Monday, April 21, 2008

Educational Arson

In January, I blogged about the need for "Disruptive Education." Many who believe that the current economic system is unsustainable think that the fixes will come from governments or big multinational companies. Not me. I am rooting for the entrepreneurs. And I think that the change to new technologies may be more rapid and disruptive than many expect. Many of our current large institutions are dinosaurs, built on a petro-economy. They may be replaced, not rebuilt. We are going to need a generation of new entrepreneurs. Revolutionaries with business models.

What is the role of a teacher in "disruptive education"? Well, I have started to introduce myself as an Educational Arsonist. Now, before you report me to the university's Board of Governors, let me explain what I mean. And provide some examples.

A little background on my educational pyromania. One of my alltime favorite quotes, from Jack London, is "I would rather be ashes than dust! ...The function of man is to live not to exist. I shall not waste my days trying to prolong them. I shall use my time." The reference to ashes is that they are the byproduct of fire, combustion, and explosions, while dust is the byproduct of slow decay.

Keats wrote: “Education is not filling a bucket, but lighting a fire.” When I began teaching 5 years ago, this quote inspired me, and it still does. My best teachers lit me up. The worst poured water on my fire. This quote made me realize that my role was to be an educational arsonist, not a member of the faculty bucket brigade. Particularly when teaching budding entrepreneurs, who are so often told that their idea won't work, that they are too young, and that they should take a less risky path.

So, here are some stories.

DC is a business student who took a class from me two years ago. After spending some time abroad, she is back at CSU and asked me to supervise some research on how to use enterprise based models to improve secondary education for girls in the developing world. It is great to see the spark in her eyes as she talks about various initiatives around the world, what's working, what isn't and trying to figure out why. She has also plugged into a powerful group of women from leading NGOs and companies that want to help her out. Next fall, she will start with the Peace Corps. Over the summer, she has been offered a research job to continue work in the area. I look forward to the many worthy things this young lady lights up with her enthusiasm and passion.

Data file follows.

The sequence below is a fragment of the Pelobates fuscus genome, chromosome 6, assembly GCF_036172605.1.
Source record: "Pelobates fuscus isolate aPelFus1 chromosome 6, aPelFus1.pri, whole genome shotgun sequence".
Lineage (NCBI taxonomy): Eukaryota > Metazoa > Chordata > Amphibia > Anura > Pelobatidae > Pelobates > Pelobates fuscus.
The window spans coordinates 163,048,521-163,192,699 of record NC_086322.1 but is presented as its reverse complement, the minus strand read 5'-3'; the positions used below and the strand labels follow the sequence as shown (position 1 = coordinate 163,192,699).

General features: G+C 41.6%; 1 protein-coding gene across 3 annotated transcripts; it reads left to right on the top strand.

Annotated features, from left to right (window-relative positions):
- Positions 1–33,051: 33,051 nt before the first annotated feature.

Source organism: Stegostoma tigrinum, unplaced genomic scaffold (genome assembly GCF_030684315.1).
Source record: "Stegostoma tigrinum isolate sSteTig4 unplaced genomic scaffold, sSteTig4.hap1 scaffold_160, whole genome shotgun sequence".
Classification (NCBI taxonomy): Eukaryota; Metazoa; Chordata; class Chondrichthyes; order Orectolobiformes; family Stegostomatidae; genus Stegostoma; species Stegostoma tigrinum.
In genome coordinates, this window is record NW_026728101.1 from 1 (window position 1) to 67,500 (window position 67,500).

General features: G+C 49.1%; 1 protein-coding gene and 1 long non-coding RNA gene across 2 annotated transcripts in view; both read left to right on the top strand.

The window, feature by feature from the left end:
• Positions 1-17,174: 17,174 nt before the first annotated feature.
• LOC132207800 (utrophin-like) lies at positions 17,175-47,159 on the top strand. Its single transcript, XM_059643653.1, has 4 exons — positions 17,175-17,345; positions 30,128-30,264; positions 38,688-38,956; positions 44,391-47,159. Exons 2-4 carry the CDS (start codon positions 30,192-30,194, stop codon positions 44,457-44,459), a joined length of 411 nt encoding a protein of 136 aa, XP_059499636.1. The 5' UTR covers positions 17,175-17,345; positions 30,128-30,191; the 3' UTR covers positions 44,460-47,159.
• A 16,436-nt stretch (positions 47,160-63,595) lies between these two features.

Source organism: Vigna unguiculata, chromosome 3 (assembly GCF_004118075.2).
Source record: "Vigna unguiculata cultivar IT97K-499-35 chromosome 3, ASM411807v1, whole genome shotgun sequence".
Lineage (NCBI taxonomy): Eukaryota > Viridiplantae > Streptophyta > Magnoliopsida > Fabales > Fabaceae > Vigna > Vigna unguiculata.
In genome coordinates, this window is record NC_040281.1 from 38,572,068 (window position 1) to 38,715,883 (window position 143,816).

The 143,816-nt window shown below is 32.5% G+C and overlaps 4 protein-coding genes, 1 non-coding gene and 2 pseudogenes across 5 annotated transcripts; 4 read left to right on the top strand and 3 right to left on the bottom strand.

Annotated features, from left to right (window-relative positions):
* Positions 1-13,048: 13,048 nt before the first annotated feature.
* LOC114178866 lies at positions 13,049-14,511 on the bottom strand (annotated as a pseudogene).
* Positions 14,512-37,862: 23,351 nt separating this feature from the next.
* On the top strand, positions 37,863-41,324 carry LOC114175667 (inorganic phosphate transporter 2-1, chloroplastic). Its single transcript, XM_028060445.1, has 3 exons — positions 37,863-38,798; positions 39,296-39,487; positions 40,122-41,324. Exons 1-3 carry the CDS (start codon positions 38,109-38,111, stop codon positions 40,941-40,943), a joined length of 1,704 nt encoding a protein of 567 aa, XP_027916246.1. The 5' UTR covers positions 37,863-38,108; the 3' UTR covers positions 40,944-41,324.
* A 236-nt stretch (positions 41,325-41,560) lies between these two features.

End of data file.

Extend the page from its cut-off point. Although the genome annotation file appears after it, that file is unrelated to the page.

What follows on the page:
I have already posted on Phones4Loans, but this group is blowing me away. This project is a wildfire of enthusiasm. Take a look at the rapidly evolving website. Tyler has put together a great intro video, the team has drop off locations all around town.... We have students from across campus working together. Talking to local businesses about e-waste and microfinance. Doing interviews. Setting up websites and supply chains. What a combustible mix.

Lastly, our GSSE students are getting ready to head off for the field project part of the program in May. We have teams going to Peru, Mexico, Nepal, Ethiopia, Zambia, Cambodia, India and Bangladesh. Working on energy saving technologies, protecting biodiversity, affordable green housing, and helping establish new markets. Take a look, if you can stand the heat.

This is why I teach. I hope it doesn't get me fired.

1 comment:

Anonymous said...

Hi Paul: Just stumbled onto your blog from Alltop. Looks interesting.
I fully agree with you that entrepreneurship will be a key disruptor of the current, dinosaur-like educational system. However, there is a chicken and egg problem in that there are too few people looking at new business ideas due to schools' unwillingness to think out of the box or to reflect much on the future. It's scary, but most educators don't seem to mind that they are churning out graduates that will keep on diminishing their chances to live well on a planet with a finite biosphere. There seems to be very little reflection on what it means to be a "successful" graduate these days.